Prominent Republicans have strongly criticized President Barack Obama’s proposal to redraw the map of Israel to pre-1967 borders, on the eve of talks between the US and Prime Minister Benjamin Netanyahu.
Former Massachusetts Governor Mitt Romney, who is seeking to become the next President, said Obama threw Israel under the bus and gave the Palestinians a victory even before peace negotiations could resume.
It is disrespectful of Israel for America to dictate negotiating terms to our ally, Romney told The Associated Press. It is not appropriate for the president to dictate the terms.
He added that the US should negotiate for peace without submitting to the demands of the Palestinians.
Likewise, Former House Speaker Newt Gingrich, another GOP Presidential candidate for 2012, called Obama’s statements yesterday the most dangerous speech ever made by an American president for the survival of Israel.
Gingrich said the pre-1967 borders would place Israel at great jeopardy, suggesting that a new map would subject the Jewish state to even more missile attacks from Hamas, the Palestinian group that controls Gaza.
Get a map of the region and look at what Hamas does in firing missiles into Israel, Gingrich told The Associated Press. The president should have said that Hamas has to abandon its determination to destroy Israel.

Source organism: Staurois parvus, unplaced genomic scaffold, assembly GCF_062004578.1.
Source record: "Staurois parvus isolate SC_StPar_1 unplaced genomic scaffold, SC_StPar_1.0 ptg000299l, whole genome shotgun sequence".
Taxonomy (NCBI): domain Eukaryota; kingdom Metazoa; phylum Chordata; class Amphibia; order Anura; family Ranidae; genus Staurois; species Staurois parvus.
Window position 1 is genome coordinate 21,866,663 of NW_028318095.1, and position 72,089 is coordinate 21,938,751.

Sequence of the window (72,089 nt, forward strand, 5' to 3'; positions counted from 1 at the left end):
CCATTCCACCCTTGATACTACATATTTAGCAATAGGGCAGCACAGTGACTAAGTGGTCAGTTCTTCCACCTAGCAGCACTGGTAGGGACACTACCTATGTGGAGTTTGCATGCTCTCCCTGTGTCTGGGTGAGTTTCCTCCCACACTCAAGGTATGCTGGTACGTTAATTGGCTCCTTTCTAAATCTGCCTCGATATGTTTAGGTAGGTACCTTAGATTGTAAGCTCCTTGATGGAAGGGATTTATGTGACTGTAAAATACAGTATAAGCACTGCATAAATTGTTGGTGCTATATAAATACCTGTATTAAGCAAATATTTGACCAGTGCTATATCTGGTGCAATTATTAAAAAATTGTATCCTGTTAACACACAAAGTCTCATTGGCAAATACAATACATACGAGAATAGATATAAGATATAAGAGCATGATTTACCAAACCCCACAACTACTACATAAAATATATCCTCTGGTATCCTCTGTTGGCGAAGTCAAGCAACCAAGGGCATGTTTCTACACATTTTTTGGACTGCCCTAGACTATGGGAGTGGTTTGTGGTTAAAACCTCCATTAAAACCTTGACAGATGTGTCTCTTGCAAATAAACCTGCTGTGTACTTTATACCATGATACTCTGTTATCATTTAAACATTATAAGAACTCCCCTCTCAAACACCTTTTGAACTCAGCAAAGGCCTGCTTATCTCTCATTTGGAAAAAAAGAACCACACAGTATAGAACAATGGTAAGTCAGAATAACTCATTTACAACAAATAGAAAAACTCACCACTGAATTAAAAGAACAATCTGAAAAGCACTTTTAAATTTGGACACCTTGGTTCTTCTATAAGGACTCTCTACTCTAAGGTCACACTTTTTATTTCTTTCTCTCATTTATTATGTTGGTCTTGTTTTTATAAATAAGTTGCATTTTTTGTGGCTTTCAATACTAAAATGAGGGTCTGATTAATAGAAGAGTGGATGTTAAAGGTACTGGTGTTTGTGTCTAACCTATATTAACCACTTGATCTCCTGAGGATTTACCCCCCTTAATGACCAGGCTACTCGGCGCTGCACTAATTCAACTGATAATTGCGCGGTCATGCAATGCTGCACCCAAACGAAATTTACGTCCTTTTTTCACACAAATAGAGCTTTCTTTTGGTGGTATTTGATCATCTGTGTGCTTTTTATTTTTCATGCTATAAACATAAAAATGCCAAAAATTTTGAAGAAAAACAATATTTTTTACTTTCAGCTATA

Another top Republican, Rick Santorum of Pennsylvania warned that Obama “needs to come to terms with its confused and dangerous foreign policy soon, as clarity and security are the necessary conditions of any serious and coherent American set of policies.”
Former Minnesota Gov. Tim Pawlenty, another likely Presidential candidate for 2012, weighed in on the key and symbolic city of Jerusalem.
The city of Jerusalem must never be re-divided, he said. At this time of upheaval in the Middle East, it's never been more important for America to stand strong for Israel and for a united Jerusalem.
In addition, former Utah Governor Jon Huntsman (who also served as U.S. ambassador to China), said Obama undermined a chance for Israel and Palestinians to build a foundation of trust.
Huntsman, who also seeks to occupy the White House, told reporters: “if we respect and recognize Israel as the ally that it is, we probably ought to listen to what they think is best.”
Congresswoman Michele Bachmann of Minnesota, who may also launch a Presidential bid next year, called the plan a shocking display of betrayal to Israel.
Today President Barack Obama has again indicated that his policy towards Israel is to blame Israel first, Bachmann said in a statement.